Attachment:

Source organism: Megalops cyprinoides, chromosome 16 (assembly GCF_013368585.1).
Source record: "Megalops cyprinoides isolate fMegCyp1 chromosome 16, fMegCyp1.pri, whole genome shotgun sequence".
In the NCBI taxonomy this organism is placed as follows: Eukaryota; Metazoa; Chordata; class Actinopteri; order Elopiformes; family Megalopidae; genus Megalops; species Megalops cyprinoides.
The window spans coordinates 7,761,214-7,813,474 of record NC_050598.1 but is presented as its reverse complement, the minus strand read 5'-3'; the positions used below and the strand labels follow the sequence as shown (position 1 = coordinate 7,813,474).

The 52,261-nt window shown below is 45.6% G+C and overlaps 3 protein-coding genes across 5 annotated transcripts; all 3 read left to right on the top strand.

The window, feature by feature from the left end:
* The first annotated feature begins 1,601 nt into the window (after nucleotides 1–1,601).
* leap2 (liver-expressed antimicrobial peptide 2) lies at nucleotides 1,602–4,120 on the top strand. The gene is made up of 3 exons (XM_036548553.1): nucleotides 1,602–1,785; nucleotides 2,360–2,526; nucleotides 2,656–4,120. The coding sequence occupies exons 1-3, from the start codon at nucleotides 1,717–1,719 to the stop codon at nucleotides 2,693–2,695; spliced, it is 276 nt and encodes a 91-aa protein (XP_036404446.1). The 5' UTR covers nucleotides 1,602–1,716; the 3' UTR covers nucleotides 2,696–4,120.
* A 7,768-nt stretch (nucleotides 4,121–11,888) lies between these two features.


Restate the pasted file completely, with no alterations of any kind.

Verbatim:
Source organism: Megalops cyprinoides, chromosome 16 (assembly GCF_013368585.1).
Source record: "Megalops cyprinoides isolate fMegCyp1 chromosome 16, fMegCyp1.pri, whole genome shotgun sequence".
In the NCBI taxonomy this organism is placed as follows: Eukaryota; Metazoa; Chordata; class Actinopteri; order Elopiformes; family Megalopidae; genus Megalops; species Megalops cyprinoides.
The window spans coordinates 7,761,214-7,813,474 of record NC_050598.1 but is presented as its reverse complement, the minus strand read 5'-3'; the positions used below and the strand labels follow the sequence as shown (position 1 = coordinate 7,813,474).

The 52,261-nt window shown below is 45.6% G+C and overlaps 3 protein-coding genes across 5 annotated transcripts; all 3 read left to right on the top strand.

The window, feature by feature from the left end:
* The first annotated feature begins 1,601 nt into the window (after nucleotides 1–1,601).
* leap2 (liver-expressed antimicrobial peptide 2) lies at nucleotides 1,602–4,120 on the top strand. The gene is made up of 3 exons (XM_036548553.1): nucleotides 1,602–1,785; nucleotides 2,360–2,526; nucleotides 2,656–4,120. The coding sequence occupies exons 1-3, from the start codon at nucleotides 1,717–1,719 to the stop codon at nucleotides 2,693–2,695; spliced, it is 276 nt and encodes a 91-aa protein (XP_036404446.1). The 5' UTR covers nucleotides 1,602–1,716; the 3' UTR covers nucleotides 2,696–4,120.
* A 7,768-nt stretch (nucleotides 4,121–11,888) lies between these two features.